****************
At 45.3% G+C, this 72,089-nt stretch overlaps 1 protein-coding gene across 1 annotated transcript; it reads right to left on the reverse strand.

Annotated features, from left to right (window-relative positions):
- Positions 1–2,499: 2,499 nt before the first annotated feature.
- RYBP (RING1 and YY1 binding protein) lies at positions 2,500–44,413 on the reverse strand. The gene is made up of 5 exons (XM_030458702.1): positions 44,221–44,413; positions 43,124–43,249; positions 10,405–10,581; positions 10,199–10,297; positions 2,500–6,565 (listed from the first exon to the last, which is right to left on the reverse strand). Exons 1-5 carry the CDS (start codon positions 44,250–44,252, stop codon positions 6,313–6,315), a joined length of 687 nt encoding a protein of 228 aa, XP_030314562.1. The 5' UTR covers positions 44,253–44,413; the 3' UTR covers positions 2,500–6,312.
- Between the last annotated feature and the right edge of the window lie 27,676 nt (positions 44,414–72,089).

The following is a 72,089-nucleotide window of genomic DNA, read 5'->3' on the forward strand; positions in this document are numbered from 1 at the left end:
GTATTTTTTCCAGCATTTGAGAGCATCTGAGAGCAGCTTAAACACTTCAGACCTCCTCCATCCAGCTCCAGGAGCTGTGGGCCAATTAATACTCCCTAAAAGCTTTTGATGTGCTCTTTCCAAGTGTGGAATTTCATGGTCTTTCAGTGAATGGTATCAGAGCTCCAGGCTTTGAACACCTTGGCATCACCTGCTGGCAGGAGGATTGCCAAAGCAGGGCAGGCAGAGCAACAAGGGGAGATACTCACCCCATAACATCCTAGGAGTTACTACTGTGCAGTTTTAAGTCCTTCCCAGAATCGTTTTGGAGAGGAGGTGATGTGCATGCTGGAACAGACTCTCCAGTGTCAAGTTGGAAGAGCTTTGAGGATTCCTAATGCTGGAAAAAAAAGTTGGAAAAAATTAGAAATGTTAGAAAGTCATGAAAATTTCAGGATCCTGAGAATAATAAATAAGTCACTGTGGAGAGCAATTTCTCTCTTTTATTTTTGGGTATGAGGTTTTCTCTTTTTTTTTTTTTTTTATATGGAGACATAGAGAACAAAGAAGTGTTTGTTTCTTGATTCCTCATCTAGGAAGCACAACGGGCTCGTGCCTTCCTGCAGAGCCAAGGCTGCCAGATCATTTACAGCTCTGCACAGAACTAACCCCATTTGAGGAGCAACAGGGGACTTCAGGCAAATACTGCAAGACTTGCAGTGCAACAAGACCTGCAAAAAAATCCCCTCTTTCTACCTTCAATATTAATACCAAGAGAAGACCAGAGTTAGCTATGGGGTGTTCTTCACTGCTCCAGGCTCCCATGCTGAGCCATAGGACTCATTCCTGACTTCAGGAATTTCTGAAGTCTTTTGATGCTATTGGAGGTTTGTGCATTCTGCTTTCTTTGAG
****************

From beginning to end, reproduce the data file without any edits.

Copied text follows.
At 45.3% G+C, this 72,089-nt stretch overlaps 1 protein-coding gene across 1 annotated transcript; it reads right to left on the reverse strand.

Annotated features, from left to right (window-relative positions):
- Positions 1–2,499: 2,499 nt before the first annotated feature.
- RYBP (RING1 and YY1 binding protein) lies at positions 2,500–44,413 on the reverse strand. The gene is made up of 5 exons (XM_030458702.1): positions 44,221–44,413; positions 43,124–43,249; positions 10,405–10,581; positions 10,199–10,297; positions 2,500–6,565 (listed from the first exon to the last, which is right to left on the reverse strand). Exons 1-5 carry the CDS (start codon positions 44,250–44,252, stop codon positions 6,313–6,315), a joined length of 687 nt encoding a protein of 228 aa, XP_030314562.1. The 5' UTR covers positions 44,253–44,413; the 3' UTR covers positions 2,500–6,312.
- Between the last annotated feature and the right edge of the window lie 27,676 nt (positions 44,414–72,089).

The following is a 72,089-nucleotide window of genomic DNA, read 5'->3' on the forward strand; positions in this document are numbered from 1 at the left end:
GTATTTTTTCCAGCATTTGAGAGCATCTGAGAGCAGCTTAAACACTTCAGACCTCCTCCATCCAGCTCCAGGAGCTGTGGGCCAATTAATACTCCCTAAAAGCTTTTGATGTGCTCTTTCCAAGTGTGGAATTTCATGGTCTTTCAGTGAATGGTATCAGAGCTCCAGGCTTTGAACACCTTGGCATCACCTGCTGGCAGGAGGATTGCCAAAGCAGGGCAGGCAGAGCAACAAGGGGAGATACTCACCCCATAACATCCTAGGAGTTACTACTGTGCAGTTTTAAGTCCTTCCCAGAATCGTTTTGGAGAGGAGGTGATGTGCATGCTGGAACAGACTCTCCAGTGTCAAGTTGGAAGAGCTTTGAGGATTCCTAATGCTGGAAAAAAAAGTTGGAAAAAATTAGAAATGTTAGAAAGTCATGAAAATTTCAGGATCCTGAGAATAATAAATAAGTCACTGTGGAGAGCAATTTCTCTCTTTTATTTTTGGGTATGAGGTTTTCTCTTTTTTTTTTTTTTTTATATGGAGACATAGAGAACAAAGAAGTGTTTGTTTCTTGATTCCTCATCTAGGAAGCACAACGGGCTCGTGCCTTCCTGCAGAGCCAAGGCTGCCAGATCATTTACAGCTCTGCACAGAACTAACCCCATTTGAGGAGCAACAGGGGACTTCAGGCAAATACTGCAAGACTTGCAGTGCAACAAGACCTGCAAAAAAATCCCCTCTTTCTACCTTCAATATTAATACCAAGAGAAGACCAGAGTTAGCTATGGGGTGTTCTTCACTGCTCCAGGCTCCCATGCTGAGCCATAGGACTCATTCCTGACTTCAGGAATTTCTGAAGTCTTTTGATGCTATTGGAGGTTTGTGCATTCTGCTTTCTTTGAG